EFFECTS OF WILDFIRE ON LARGE MAMMAL MOVEMENT AND ACTIVITY
Samantha E. Kreling; UC Berkeley, College of Natural Resources; 137 Mulford Hall #3114, Berkeley, CA, 94720; (415) 871-1615; skreling32@berkeley.edu; Kaitlyn M. Gaynor, Alex McInturff, Justin S. Brashares
Following centuries of fire suppression, growing populations, and changing climate, wildfires in the Western United States have become more frequent and intense. While landscape studies have made important findings about this new regime of megafires, little research has been conducted on the immediate effects of fire on large mammal behavior and habitat selection. In July 2018, the largest fire in California history, the Mendocino Complex Fire, burned over 400,000 acres. The University of California Hopland Research and Extension Center is located on the southwestern edge of the Mendocino Complex burn area and offers a unique study opportunity. Using data from 30 GPS-collared black-tailed deer (Odocoileus hemionus) and a grid of 37 camera traps, we are undertaking one of the first studies of large mammal behavioral responses to megafires. We aim to assess the relative changes in activity patterns and habitat use of the collared black-tailed deer and large mammals detected on camera traps in relation to post-fire resource distribution and other landscape variables through standard movement ecology metrics. We expect to find increased relative activity, home range size, and movement rates post-fire, as resources will be less available throughout the landscape and concentrated in certain areas. Additionally, we expect to find greater deer and other large mammal presence in areas less affected by fire, where food resources may be more accessible. Paper is a work in progress.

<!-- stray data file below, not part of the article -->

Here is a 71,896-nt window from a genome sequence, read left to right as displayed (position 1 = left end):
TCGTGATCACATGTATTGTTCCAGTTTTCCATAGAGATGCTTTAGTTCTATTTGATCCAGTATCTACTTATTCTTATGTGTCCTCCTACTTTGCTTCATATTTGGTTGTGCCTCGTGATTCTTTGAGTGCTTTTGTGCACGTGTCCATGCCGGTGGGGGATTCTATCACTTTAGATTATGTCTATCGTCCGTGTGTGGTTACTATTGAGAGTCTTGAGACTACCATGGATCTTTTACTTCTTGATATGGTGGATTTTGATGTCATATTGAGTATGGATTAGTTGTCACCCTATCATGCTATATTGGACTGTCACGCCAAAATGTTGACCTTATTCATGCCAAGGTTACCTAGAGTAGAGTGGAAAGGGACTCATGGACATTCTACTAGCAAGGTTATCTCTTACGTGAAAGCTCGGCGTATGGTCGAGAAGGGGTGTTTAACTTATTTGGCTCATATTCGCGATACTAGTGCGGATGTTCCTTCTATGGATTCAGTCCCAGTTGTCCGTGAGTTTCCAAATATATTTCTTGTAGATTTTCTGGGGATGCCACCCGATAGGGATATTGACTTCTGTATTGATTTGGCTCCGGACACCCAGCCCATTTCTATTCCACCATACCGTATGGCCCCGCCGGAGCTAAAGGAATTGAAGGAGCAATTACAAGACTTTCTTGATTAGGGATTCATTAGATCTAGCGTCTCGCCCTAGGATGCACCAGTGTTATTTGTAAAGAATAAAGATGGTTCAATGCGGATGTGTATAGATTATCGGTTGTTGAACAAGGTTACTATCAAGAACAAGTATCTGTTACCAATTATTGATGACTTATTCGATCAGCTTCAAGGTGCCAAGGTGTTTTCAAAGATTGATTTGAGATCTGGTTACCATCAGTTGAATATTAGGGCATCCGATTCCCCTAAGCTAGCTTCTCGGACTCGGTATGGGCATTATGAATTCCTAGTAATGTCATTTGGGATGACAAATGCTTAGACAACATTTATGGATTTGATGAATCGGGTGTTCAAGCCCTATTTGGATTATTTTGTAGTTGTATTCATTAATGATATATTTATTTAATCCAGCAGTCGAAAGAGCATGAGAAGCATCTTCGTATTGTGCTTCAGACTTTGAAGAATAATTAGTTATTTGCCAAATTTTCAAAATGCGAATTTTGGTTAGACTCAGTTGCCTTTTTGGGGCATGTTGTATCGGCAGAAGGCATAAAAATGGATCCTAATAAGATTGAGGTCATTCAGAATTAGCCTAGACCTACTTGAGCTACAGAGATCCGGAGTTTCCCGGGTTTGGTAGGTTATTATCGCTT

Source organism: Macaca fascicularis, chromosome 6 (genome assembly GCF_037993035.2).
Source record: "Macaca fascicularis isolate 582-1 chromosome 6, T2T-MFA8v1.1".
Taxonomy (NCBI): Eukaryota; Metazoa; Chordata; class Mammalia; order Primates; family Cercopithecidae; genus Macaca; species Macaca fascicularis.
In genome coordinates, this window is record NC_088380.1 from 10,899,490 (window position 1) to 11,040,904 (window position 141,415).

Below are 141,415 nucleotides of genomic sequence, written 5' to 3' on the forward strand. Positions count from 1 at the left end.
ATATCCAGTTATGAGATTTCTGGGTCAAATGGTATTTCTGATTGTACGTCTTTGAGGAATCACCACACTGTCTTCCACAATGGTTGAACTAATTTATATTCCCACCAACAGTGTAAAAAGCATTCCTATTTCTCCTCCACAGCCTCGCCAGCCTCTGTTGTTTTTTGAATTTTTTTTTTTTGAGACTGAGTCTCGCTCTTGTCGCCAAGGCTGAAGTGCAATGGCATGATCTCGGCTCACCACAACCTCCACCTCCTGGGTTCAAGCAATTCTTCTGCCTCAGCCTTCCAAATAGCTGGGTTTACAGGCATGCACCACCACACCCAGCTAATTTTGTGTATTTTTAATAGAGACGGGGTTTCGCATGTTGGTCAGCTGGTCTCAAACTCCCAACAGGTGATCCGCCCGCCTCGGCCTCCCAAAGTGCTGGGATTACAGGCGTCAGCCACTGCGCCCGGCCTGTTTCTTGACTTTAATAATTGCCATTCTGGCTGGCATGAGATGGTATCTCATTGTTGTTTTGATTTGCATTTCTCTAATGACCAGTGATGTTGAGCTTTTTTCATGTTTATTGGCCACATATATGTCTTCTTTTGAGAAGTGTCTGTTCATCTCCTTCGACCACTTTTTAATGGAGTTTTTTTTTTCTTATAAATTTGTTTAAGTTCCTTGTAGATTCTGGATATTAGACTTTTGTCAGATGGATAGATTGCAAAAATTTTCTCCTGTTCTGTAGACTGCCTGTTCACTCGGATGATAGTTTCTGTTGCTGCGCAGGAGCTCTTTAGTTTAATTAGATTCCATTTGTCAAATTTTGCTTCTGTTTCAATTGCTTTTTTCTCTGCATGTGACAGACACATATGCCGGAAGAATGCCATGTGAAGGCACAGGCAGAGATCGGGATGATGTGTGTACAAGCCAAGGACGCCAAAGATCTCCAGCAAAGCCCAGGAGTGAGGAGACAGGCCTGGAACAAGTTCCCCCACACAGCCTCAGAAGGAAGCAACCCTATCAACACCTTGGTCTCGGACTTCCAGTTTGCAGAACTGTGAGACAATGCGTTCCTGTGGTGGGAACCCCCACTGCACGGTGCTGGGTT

Poster Session   Student Paper